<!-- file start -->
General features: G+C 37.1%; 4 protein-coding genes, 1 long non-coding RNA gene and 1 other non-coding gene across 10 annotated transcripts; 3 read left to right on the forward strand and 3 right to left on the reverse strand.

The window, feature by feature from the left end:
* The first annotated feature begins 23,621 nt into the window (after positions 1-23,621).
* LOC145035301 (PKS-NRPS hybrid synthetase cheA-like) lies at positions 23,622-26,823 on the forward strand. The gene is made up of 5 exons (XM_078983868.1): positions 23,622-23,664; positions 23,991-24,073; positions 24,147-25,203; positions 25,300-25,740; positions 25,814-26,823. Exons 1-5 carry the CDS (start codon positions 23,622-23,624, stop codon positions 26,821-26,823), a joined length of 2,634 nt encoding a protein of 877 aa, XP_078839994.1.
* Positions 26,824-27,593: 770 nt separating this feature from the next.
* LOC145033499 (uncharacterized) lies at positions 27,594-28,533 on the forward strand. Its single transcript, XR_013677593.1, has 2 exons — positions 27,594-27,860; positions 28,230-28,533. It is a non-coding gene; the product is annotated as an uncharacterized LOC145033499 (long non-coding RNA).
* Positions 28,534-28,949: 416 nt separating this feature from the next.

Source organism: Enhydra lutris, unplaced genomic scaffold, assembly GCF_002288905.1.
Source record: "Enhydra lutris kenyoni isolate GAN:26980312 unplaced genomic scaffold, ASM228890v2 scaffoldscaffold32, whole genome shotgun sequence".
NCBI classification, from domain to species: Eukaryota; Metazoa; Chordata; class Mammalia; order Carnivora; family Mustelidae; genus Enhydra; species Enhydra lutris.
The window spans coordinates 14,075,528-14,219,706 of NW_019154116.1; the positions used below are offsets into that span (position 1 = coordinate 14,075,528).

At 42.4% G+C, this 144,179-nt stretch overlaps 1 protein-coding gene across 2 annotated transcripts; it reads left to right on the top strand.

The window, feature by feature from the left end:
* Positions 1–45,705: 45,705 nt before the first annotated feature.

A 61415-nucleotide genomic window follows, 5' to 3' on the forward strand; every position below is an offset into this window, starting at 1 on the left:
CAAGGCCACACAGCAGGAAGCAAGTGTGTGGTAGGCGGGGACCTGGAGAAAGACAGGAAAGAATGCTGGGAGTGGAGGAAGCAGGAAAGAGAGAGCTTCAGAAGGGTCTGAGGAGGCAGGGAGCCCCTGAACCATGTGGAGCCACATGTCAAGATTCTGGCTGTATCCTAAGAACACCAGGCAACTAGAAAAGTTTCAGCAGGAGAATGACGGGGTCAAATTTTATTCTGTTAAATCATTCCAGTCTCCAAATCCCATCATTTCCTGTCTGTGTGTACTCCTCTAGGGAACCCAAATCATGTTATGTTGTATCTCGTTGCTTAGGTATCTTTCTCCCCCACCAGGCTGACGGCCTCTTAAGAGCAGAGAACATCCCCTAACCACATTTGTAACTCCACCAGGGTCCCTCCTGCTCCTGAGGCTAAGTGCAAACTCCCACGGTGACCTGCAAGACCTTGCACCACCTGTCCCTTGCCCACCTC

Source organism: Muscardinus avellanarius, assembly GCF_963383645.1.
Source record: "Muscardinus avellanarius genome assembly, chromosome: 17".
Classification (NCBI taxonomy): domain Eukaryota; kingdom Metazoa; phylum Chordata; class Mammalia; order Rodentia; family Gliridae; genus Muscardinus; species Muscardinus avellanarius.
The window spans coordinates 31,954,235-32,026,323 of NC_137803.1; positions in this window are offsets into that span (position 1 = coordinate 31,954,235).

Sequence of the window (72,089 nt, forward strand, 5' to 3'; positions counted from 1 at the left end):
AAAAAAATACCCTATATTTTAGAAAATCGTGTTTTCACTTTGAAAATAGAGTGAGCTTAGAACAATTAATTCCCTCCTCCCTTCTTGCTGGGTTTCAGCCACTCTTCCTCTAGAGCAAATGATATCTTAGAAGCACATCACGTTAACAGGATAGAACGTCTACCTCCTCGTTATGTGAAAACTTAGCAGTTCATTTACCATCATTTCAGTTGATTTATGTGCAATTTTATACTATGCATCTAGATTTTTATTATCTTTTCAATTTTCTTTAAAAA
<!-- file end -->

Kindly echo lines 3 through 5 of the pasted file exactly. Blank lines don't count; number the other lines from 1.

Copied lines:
* The first annotated feature begins 23,621 nt into the window (after positions 1-23,621).
* LOC145035301 (PKS-NRPS hybrid synthetase cheA-like) lies at positions 23,622-26,823 on the forward strand. The gene is made up of 5 exons (XM_078983868.1): positions 23,622-23,664; positions 23,991-24,073; positions 24,147-25,203; positions 25,300-25,740; positions 25,814-26,823. Exons 1-5 carry the CDS (start codon positions 23,622-23,624, stop codon positions 26,821-26,823), a joined length of 2,634 nt encoding a protein of 877 aa, XP_078839994.1.
* Positions 26,824-27,593: 770 nt separating this feature from the next.